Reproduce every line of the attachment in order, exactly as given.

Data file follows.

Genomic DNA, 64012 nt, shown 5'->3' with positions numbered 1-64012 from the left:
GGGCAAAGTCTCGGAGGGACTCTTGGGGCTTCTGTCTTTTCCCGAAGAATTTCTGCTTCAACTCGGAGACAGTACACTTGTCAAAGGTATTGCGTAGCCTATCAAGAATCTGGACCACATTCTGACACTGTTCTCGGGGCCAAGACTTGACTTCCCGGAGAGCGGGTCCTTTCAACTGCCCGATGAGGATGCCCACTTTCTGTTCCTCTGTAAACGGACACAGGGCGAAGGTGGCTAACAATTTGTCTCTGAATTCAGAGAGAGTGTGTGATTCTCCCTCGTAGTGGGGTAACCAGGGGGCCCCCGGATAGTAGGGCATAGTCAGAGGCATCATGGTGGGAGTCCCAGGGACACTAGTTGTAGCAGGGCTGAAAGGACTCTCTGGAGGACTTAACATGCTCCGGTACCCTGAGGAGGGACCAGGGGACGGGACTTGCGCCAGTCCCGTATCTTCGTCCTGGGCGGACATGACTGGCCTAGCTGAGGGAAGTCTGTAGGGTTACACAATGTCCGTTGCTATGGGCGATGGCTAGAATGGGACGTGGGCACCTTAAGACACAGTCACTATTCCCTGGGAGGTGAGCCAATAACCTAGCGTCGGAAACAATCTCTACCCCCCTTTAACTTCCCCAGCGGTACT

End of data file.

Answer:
Genomic DNA, 64012 nt, shown 5'->3' with positions numbered 1-64012 from the left:
GGGCAAAGTCTCGGAGGGACTCTTGGGGCTTCTGTCTTTTCCCGAAGAATTTCTGCTTCAACTCGGAGACAGTACACTTGTCAAAGGTATTGCGTAGCCTATCAAGAATCTGGACCACATTCTGACACTGTTCTCGGGGCCAAGACTTGACTTCCCGGAGAGCGGGTCCTTTCAACTGCCCGATGAGGATGCCCACTTTCTGTTCCTCTGTAAACGGACACAGGGCGAAGGTGGCTAACAATTTGTCTCTGAATTCAGAGAGAGTGTGTGATTCTCCCTCGTAGTGGGGTAACCAGGGGGCCCCCGGATAGTAGGGCATAGTCAGAGGCATCATGGTGGGAGTCCCAGGGACACTAGTTGTAGCAGGGCTGAAAGGACTCTCTGGAGGACTTAACATGCTCCGGTACCCTGAGGAGGGACCAGGGGACGGGACTTGCGCCAGTCCCGTATCTTCGTCCTGGGCGGACATGACTGGCCTAGCTGAGGGAAGTCTGTAGGGTTACACAATGTCCGTTGCTATGGGCGATGGCTAGAATGGGACGTGGGCACCTTAAGACACAGTCACTATTCCCTGGGAGGTGAGCCAATAACCTAGCGTCGGAAACAATCTCTACCCCCCTTTAACTTCCCCAGCGGTACT